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United Plugins Orbitron review

Providing an original method of effecting your sonics, Orbitron’s fresh concept conjures living, breathing modulation. Is it a hit?

JMG Sound Orbitron
(Image: © Future)

Our Verdict

Its unique concept shows that clever effect blending can yield far richer sonics than traditional modulation approaches .

Pros

  • A fresh concept that presents a fun re-think of effects programming.
  • High quality transformative effects.
  • Randomisation can often result in astonishing new directions.

Cons

  • Quite pricey.
  • Requires time to understand.

What is it?

Re-thinking staid ways of working can lead you down unusual creative routes. The usual approach to shaping  softsynth sounds with modulation effects, say, involves stacking or chaining said effects, with occasional automation bringing in certain modulations at key points. 

While an established approach, JMG and United Plugins’ Orbitron plays with an entirely other dimension: sounds – and modulation effects – quite literally, orbit each other. Your audio track is visualised at the centre of the plugin’s UI, as a small white dot within a larger X/Y circle. This white dot moves in a circular motion between four different modulators, each of which can be assigned to 12 different in-built FX types.

The result is a strikingly organic sound that can repeatedly transition between shimmering chorus, ear-teasing phaser, frequency-chewing chaos or space-age resonators. Even the most mundane of tones can become something new entirely. 

Say you want a revolution?

Though at its heart Orbitron is an effects plugin, it’s the novel ‘orbiting’ concept that is really taking dry tones to a new level. While other effects plugins typically allow for simple routing of modules, Orbitron’s always-moving conceit means that the end result is never settled, blending numerous effects to craft hybrid sonics we’d never normally stumble upon.  

The default approach with Orbitron, is to tempo-match the orbit, so that its effect-cycles sit better within an existing track. This works well, though that’s not the only option. Randomisation functionality leads to more unpredictable flavours, while a manual mode equips us to fine tune, and lock, bespoke effect blends. 

It’s also possible of course to override the entire orbiting concept, and simply use any of the (pretty top tier) effects individually. Playing with the three dice icons in the top right of the UI generates more unpredictable changes to your setup. 

Performance and verdict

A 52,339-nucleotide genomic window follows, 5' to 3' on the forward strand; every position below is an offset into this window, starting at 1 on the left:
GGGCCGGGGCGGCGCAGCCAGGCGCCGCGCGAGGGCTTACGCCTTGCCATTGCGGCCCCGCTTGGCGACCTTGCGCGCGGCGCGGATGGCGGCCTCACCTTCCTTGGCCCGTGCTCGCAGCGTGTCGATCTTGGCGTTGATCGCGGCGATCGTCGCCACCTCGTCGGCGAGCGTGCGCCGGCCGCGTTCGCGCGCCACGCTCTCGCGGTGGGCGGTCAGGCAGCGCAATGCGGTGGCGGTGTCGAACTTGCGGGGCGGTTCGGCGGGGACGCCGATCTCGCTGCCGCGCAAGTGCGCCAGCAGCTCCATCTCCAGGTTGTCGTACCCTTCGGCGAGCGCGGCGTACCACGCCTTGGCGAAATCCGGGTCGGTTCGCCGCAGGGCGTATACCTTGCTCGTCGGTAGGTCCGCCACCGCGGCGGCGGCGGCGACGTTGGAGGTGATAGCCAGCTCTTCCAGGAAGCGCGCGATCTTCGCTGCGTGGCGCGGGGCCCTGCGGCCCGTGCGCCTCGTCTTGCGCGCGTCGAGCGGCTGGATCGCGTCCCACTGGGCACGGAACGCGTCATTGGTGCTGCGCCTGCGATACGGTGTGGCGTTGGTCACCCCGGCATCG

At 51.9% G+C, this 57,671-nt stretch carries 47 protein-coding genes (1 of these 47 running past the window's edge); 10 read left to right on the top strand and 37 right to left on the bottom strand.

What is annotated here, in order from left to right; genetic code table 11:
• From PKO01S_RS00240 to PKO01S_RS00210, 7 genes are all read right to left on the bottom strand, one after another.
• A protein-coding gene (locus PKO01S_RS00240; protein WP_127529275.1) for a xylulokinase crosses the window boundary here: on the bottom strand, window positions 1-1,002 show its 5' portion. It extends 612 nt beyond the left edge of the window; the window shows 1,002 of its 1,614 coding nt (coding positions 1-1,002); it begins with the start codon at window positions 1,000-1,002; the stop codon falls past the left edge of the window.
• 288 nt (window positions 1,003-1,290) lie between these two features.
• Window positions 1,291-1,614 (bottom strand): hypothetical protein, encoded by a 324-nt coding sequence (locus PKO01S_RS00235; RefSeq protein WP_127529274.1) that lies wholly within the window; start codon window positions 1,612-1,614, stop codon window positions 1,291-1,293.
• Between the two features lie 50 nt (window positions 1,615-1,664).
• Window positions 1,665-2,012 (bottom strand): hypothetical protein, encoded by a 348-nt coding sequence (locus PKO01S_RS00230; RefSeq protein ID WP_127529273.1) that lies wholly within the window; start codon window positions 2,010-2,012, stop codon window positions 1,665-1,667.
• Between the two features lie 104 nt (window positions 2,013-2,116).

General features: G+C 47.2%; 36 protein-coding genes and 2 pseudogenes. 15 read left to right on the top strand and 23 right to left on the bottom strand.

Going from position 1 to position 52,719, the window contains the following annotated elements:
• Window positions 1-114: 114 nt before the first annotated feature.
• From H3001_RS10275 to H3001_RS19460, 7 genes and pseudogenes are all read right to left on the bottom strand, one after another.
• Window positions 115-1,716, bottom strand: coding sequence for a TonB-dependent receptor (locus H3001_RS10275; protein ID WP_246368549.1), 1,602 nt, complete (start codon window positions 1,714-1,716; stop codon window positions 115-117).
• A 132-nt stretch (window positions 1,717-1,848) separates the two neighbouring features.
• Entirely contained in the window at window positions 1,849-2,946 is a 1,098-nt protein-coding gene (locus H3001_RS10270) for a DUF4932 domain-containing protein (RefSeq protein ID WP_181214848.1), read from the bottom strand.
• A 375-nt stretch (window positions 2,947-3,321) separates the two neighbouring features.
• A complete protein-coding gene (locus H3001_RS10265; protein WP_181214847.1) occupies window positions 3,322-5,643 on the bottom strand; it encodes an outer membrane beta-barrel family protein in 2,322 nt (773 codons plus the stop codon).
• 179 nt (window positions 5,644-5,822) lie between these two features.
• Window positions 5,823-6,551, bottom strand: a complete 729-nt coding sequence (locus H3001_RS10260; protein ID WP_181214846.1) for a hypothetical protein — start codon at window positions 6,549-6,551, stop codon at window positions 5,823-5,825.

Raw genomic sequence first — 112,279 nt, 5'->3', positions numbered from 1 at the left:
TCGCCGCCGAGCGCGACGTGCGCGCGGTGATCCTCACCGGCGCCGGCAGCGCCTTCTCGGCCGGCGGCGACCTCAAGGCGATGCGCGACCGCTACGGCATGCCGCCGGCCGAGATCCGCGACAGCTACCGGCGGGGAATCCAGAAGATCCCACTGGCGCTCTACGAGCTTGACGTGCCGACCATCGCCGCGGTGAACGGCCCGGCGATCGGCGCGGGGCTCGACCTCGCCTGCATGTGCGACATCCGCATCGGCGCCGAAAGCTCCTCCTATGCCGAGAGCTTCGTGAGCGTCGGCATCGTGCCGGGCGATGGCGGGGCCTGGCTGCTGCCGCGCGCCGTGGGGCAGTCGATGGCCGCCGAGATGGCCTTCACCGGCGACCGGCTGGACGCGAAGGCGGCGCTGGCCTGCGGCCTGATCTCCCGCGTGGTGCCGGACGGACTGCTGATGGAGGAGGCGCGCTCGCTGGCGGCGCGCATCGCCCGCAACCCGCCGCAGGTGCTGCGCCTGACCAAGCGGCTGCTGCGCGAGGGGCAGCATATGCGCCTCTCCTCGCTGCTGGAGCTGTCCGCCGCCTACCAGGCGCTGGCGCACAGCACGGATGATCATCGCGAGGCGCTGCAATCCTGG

Onto the effects themselves, which are largely superb. Amongst the usual effect suspects, you'll find Infinite Combs, which can conjure an animated infinite rise and decline of pitch, Kinetic Resonator and Chaos Vortex, whose names describe what they do pretty succinctly, while Space Time is a particularly cool audio-mangler, feeding in a series of quirky, sci-fi-sounding delay lines. 

Each of the FX quadrants is equipped with Depth, Rate and Width knobs, as well as bespoke sliders which vary depending on the effect selected, for specific adjustments. Each also has its own X/Y circle, if you want to set amount-defining orbits per-effect.

As with any plugin that promises infinite possibilities, the end results are hugely variable, though by and large, each effect-soaked sound, from synth sounds and guitar lines to off-the-wall vocal performances, feels immediately more ‘alive’ as the audio makes its gradual rounds between the quadrants. 

On a technical level, CPU-lag isn’t detectable, even considering that, when bypassed, the effects remain in sync with each other (with the software keeping a clever eye on performance drain).

Also consider...

Waves Kaleidoscopes

(Image credit: Waves)

Waves Kaleidoscopes
All manner of versatile modulations effects can be easily chained, for blended, colourful sonics

MeldaProduction MMorph
Lets you morph between two sound sources, with similarly organic-sounding end results

To get a handle on just how massively impactful Orbitron can be, cycling through the series of effect and orbit-presets lays bare several characterful aural cocktails. Crafted by a party of producers and sound designers, these presets are carefully assigned to categories that describe how they’re made. 

Solo consists of presets that use just one FX section (if you just need to use a simple chorus or phaser for instance). Using this type of preset disables the other FX sections to free up CPU. Multi has up to four FX sections of the same type to provide more lush, organic versions of these effects. Hybrid, as the name implies, jumbles up often quite different effect types which can result in some unpredictable – but often mind-blowing – textures.

Getting used to Orbitron’s concept may take time, and for some effect combinations it just doesn’t work, but this is an otherwise wonderfully idiosyncratic piece of software, that breathes fresh life into your sounds

MusicRadar verdict: Its unique concept shows that clever effect blending can yield far richer sonics than traditional modulation approaches. 

The web says

"At the heart of Orbitron is a great idea, and it’s been well executed. The constantly modulating modulations that it creates are successful at breaking the monotony of garden-variety modulation effects, and morphing between settings is smooth and transparent.."
MusicTech

Hands-on demos

UDi Audio

White Noise Studio

Plugin Boutique

Specifications

  • Four FX sections
  • 12 FX modes including choruses, flangers, phaser, special filters and more
  • Unique circular feedback network
  • Smart randomisation
  • 64-bit audio quality at any sampling rate
  • AAX, AU, VST, and VST3 compatible 
  • Required: Windows 8/10 (32-bit or 64-bit) Intel/AMD processor with SSE2 support or MacOS (10.10 and newer, 64-bit) Intel/AMD/M1 processor with SSE2 support
  • Contact: United Plugins